Masters

  • Dick Daigle

    Master

Masters Ski Racing

Masters racers clearly have made the determination to pursue the sport for life. A Masters program adheres to the philosophy that all racers have potential, and that they are continually striving for more and supports each individual’s level of commitment to advancement and excellence.

Coaches working at this level continue to focus on technical and tactical development, but with an appreciation that Masters racers have a higher level of personal understanding regarding their physical capacities and competition goals.

In 2013, PMRC Masters racing began at Poley Mountain with 13 adults who had the desire to learn more about alpine ski racing and the need for speed.

2014 saw the PMRC Masters program expand into a 10 week learn to race program for intermediate and advanced skiers 18 years of age and older. It was coached by Ian Banks and Toby Bourque focused on improving skill, learning to compete and having fun through gate training with timing. The season highlight was racing in the Provincial NB Cup.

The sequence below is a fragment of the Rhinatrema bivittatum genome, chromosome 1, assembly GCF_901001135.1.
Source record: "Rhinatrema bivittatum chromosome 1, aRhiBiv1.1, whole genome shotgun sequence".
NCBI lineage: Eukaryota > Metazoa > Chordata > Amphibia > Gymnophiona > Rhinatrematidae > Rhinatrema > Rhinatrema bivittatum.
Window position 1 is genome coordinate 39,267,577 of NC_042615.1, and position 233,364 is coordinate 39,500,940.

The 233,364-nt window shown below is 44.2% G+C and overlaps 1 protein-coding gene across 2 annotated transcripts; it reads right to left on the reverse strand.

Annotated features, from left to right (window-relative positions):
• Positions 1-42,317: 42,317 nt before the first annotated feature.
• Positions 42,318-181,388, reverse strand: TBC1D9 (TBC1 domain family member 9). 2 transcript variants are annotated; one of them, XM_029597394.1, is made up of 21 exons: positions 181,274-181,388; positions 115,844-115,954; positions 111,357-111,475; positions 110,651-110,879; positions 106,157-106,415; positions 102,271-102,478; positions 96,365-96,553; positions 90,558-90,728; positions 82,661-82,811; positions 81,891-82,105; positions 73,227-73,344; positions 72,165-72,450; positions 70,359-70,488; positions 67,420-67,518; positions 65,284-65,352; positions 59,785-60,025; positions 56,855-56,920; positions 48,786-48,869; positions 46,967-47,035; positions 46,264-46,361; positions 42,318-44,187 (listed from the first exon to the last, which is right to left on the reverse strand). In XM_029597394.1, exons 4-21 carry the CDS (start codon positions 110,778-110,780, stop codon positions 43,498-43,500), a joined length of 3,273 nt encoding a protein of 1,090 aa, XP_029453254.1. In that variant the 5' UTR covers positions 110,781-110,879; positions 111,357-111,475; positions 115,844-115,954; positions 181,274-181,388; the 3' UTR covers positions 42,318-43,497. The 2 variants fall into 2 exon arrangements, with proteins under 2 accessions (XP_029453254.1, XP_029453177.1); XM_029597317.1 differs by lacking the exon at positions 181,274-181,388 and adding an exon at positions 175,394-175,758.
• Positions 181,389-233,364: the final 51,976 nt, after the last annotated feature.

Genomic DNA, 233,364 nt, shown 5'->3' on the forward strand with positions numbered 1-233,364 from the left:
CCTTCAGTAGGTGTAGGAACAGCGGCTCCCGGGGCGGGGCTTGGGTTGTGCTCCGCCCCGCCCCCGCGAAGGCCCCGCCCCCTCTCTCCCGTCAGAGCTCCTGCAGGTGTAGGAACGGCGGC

Masters racing in Canada and internationally use 5 year age categories for determining place. In Canada the first age category is 18-29, then 5 year increments past that for each gender, all the way up to 90+. Internationally, FIS Masters start at age 30.

The Opportunity

  • Increase participation in skiing
  • Increase exercise and athleticism in adult population
  • Bridging the gap from U18 racing to adult racing
  • Demonstrate that racing doesn’t end at U18

Sport participation in Canada is on the decline. Fewer Canadians age 15 years and older participated in sport in 2010 than in 2005. In 1998, the results of the General Social Survey showed that 34% of Canadians age 15 and older, or 8.3 million people, participated in sport. This was a drop from a 45% sport participation rate in 1992. By 2005, the number of participants had decreased to 28% of the population. In 2010, only 7.2 million people, or 26% of Canadians age 15 years and older, reported participating in sport on a regular basis.

Nevertheless, the rate of declining sport participation in Canada seems to be slowing down. While the percentage of Canadians actively participating in sport fell by 11% from 1992 to 1998, the decrease from 2005 to 2010 was only 2.2%. This trend is especially true for male Canadians whose participation rate has barely decreased in the past 5 years (-0.2%) compared to decreases of 9% from 1992 to 1998 and of 8% from 1998 to 2005.

Purpose and Mission

  • have fun
  • learn to race
  • competition
  • fitness
  • social
  • accessibile
    • skill: intermediate to advanced
    • money: should not be a deterrent
    • time: flexible training and racing options